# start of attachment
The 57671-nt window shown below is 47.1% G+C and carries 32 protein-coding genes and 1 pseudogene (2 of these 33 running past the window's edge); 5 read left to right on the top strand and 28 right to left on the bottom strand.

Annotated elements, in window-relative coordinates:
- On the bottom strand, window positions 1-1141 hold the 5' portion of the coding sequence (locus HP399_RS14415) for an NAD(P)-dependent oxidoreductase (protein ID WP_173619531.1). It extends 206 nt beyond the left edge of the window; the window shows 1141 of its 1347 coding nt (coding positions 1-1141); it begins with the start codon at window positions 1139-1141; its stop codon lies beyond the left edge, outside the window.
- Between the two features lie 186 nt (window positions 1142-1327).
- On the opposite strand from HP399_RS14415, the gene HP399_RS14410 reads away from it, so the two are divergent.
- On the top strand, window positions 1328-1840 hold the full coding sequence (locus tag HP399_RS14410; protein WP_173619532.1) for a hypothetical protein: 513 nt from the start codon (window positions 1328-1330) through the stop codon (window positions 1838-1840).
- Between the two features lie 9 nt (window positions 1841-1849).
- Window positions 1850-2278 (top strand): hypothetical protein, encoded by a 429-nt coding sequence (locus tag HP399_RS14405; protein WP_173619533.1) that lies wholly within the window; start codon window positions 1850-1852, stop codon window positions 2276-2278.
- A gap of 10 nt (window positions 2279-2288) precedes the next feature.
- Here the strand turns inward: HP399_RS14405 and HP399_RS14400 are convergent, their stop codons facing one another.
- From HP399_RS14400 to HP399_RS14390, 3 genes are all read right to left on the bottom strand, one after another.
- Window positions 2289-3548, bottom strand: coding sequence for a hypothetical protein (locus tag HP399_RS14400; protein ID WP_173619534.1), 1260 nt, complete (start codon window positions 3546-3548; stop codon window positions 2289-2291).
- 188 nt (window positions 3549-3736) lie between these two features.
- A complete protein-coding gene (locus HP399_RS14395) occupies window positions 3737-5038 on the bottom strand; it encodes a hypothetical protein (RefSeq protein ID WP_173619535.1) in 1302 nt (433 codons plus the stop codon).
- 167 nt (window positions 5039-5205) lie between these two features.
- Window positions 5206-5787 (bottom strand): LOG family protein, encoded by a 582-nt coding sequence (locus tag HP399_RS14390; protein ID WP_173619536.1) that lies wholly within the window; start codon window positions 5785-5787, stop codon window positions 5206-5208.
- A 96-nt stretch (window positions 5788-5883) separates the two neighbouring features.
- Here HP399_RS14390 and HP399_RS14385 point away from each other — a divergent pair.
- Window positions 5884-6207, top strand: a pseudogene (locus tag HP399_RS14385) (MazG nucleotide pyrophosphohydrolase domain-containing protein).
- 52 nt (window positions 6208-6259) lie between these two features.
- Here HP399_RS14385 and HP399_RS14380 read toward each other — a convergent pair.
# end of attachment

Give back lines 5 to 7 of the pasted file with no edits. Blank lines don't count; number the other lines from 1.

- On the opposite strand from HP399_RS14415, the gene HP399_RS14410 reads away from it, so the two are divergent.
- On the top strand, window positions 1328-1840 hold the full coding sequence (locus tag HP399_RS14410; protein WP_173619532.1) for a hypothetical protein: 513 nt from the start codon (window positions 1328-1330) through the stop codon (window positions 1838-1840).
- Between the two features lie 9 nt (window positions 1841-1849).